Sunday, 7 June 2020

Thought Picnic: An ambivalence on acquiring knowledge

On the things I am sure of
Twice I have been asked when I broached certain plans for the future whether I have considered the viability of the opportunity and if the decision is one that has been made with a full set of the facts.
In both cases, I averred that I was convinced of my determination to act and I have the good faith assurances of the other party in the enterprise we have agreed represents our common future.
Obviously, these matters are not ones for which you have prognostication that presents a well laid out route, but there is the hope that some prescience and good judgement has informed the circumstances necessary to agree to the terms.
On the things I am unaware of
Then I remember that there are questions that I have never really had answers to, probing questions those friends asked to measure and gauge the sanity of a prospect. For all my curiosity I do realise that I exercise much reticence as not to be that intrusive. There are things I do not know at all that became known either in conversation or writings, it makes me wonder if more due diligence is required.
There is no reason in my mind to have doubts or reservations, but it could be exercising the abundance of caution to be less reserved so that any inquiry is addressed to the satisfaction of the inquirer. For a commitment of this sort, the fair-minded would expect that more intimate knowledge engenders compatibility and common interests.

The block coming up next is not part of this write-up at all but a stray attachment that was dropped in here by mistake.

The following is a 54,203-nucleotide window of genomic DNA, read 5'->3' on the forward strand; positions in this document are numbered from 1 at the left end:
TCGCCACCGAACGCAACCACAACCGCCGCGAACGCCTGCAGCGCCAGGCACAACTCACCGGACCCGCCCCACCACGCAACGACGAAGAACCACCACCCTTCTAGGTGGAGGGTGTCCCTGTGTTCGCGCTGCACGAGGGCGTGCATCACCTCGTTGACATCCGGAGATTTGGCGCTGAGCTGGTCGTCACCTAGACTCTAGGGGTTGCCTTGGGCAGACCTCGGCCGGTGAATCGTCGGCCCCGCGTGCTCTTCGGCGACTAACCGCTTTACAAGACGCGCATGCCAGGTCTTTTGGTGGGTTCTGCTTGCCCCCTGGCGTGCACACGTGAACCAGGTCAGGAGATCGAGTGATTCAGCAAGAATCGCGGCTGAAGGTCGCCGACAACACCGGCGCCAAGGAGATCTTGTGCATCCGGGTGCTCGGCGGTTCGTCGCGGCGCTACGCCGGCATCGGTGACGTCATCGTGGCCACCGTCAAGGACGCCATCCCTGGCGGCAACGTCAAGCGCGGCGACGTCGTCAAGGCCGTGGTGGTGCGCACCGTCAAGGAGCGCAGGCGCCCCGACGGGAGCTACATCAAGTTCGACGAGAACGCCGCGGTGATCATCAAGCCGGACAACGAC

On the things I think I have deduced
There are times I have attended interviews and when directly prompted about whether I have questions declined the offer. Some might think this the lack of preparedness, whilst in the art of conversation, you can elicit and deduce facts, getting questions answered through direction or distraction, the other party unwittingly divulging what they might not willingly accede. Now, even when moot, I produce a question, usually something left of field.
I will confess, there are still many things I do not know, probably none is that important, I cannot tell. I doubt it is one for which the question, ‘What do you want to know?’ will suffice, because there is no idea of where to start.
On the things I might learn of
Some things are too deep-seated to be eased out in a confrontation, they will only be teased out in affinity, sympathy, or empathy, where a personal recognition of experiences trips a light switch to make a hidden thing visible.
For this, several intercourses are expedient, the meeting of hearts is a foregone conclusion, the meeting of minds is a process of continuous learning and the rubbing of minds for the building of lasting relationships. I know what I do, some unknowns need to be known and on the things that might be categorised under whether I need to know or not, that would be on advisement. My thoughts are for now in the embryonic stage.

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